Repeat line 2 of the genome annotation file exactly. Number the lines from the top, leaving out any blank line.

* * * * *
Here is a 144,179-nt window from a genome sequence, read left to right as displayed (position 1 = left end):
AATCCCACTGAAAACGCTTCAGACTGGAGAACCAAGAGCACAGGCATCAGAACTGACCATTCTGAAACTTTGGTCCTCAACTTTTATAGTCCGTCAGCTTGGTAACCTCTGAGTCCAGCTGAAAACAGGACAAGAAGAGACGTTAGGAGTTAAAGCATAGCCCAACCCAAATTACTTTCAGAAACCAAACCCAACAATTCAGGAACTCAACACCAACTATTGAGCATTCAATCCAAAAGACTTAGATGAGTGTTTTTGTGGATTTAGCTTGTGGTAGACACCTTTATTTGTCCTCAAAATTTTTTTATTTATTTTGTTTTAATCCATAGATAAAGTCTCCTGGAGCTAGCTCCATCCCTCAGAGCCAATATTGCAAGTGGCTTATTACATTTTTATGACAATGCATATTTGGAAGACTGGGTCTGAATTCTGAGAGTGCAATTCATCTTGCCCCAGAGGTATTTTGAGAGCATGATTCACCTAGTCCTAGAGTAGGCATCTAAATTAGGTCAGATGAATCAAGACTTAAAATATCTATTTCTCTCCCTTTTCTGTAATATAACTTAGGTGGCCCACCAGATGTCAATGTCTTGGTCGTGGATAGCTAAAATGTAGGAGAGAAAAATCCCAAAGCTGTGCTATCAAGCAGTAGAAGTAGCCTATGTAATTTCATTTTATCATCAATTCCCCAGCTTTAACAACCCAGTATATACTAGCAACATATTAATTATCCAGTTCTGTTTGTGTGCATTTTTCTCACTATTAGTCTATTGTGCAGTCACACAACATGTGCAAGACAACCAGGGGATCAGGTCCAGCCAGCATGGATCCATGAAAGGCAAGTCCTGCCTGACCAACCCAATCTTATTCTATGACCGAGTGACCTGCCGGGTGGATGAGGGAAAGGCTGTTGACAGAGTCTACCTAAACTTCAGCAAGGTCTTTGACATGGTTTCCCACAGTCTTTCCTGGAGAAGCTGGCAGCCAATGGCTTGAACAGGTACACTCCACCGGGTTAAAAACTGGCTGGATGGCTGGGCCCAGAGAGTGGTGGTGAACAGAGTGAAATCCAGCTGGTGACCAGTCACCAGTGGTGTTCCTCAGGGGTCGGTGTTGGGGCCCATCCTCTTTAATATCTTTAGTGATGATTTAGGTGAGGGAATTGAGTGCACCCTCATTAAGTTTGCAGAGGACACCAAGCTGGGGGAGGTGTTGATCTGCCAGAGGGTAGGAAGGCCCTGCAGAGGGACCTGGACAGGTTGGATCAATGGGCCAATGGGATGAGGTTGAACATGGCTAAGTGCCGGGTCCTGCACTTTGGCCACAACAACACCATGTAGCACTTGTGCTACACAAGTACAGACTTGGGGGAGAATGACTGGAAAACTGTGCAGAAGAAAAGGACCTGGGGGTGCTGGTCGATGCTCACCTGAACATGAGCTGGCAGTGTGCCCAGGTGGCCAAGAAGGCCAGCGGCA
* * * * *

AATCCCACTGAAAACGCTTCAGACTGGAGAACCAAGAGCACAGGCATCAGAACTGACCATTCTGAAACTTTGGTCCTCAACTTTTATAGTCCGTCAGCTTGGTAACCTCTGAGTCCAGCTGAAAACAGGACAAGAAGAGACGTTAGGAGTTAAAGCATAGCCCAACCCAAATTACTTTCAGAAACCAAACCCAACAATTCAGGAACTCAACACCAACTATTGAGCATTCAATCCAAAAGACTTAGATGAGTGTTTTTGTGGATTTAGCTTGTGGTAGACACCTTTATTTGTCCTCAAAATTTTTTTATTTATTTTGTTTTAATCCATAGATAAAGTCTCCTGGAGCTAGCTCCATCCCTCAGAGCCAATATTGCAAGTGGCTTATTACATTTTTATGACAATGCATATTTGGAAGACTGGGTCTGAATTCTGAGAGTGCAATTCATCTTGCCCCAGAGGTATTTTGAGAGCATGATTCACCTAGTCCTAGAGTAGGCATCTAAATTAGGTCAGATGAATCAAGACTTAAAATATCTATTTCTCTCCCTTTTCTGTAATATAACTTAGGTGGCCCACCAGATGTCAATGTCTTGGTCGTGGATAGCTAAAATGTAGGAGAGAAAAATCCCAAAGCTGTGCTATCAAGCAGTAGAAGTAGCCTATGTAATTTCATTTTATCATCAATTCCCCAGCTTTAACAACCCAGTATATACTAGCAACATATTAATTATCCAGTTCTGTTTGTGTGCATTTTTCTCACTATTAGTCTATTGTGCAGTCACACAACATGTGCAAGACAACCAGGGGATCAGGTCCAGCCAGCATGGATCCATGAAAGGCAAGTCCTGCCTGACCAACCCAATCTTATTCTATGACCGAGTGACCTGCCGGGTGGATGAGGGAAAGGCTGTTGACAGAGTCTACCTAAACTTCAGCAAGGTCTTTGACATGGTTTCCCACAGTCTTTCCTGGAGAAGCTGGCAGCCAATGGCTTGAACAGGTACACTCCACCGGGTTAAAAACTGGCTGGATGGCTGGGCCCAGAGAGTGGTGGTGAACAGAGTGAAATCCAGCTGGTGACCAGTCACCAGTGGTGTTCCTCAGGGGTCGGTGTTGGGGCCCATCCTCTTTAATATCTTTAGTGATGATTTAGGTGAGGGAATTGAGTGCACCCTCATTAAGTTTGCAGAGGACACCAAGCTGGGGGAGGTGTTGATCTGCCAGAGGGTAGGAAGGCCCTGCAGAGGGACCTGGACAGGTTGGATCAATGGGCCAATGGGATGAGGTTGAACATGGCTAAGTGCCGGGTCCTGCACTTTGGCCACAACAACACCATGTAGCACTTGTGCTACACAAGTACAGACTTGGGGGAGAATGACTGGAAAACTGTGCAGAAGAAAAGGACCTGGGGGTGCTGGTCGATGCTCACCTGAACATGAGCTGGCAGTGTGCCCAGGTGGCCAAGAAGGCCAGCGGCA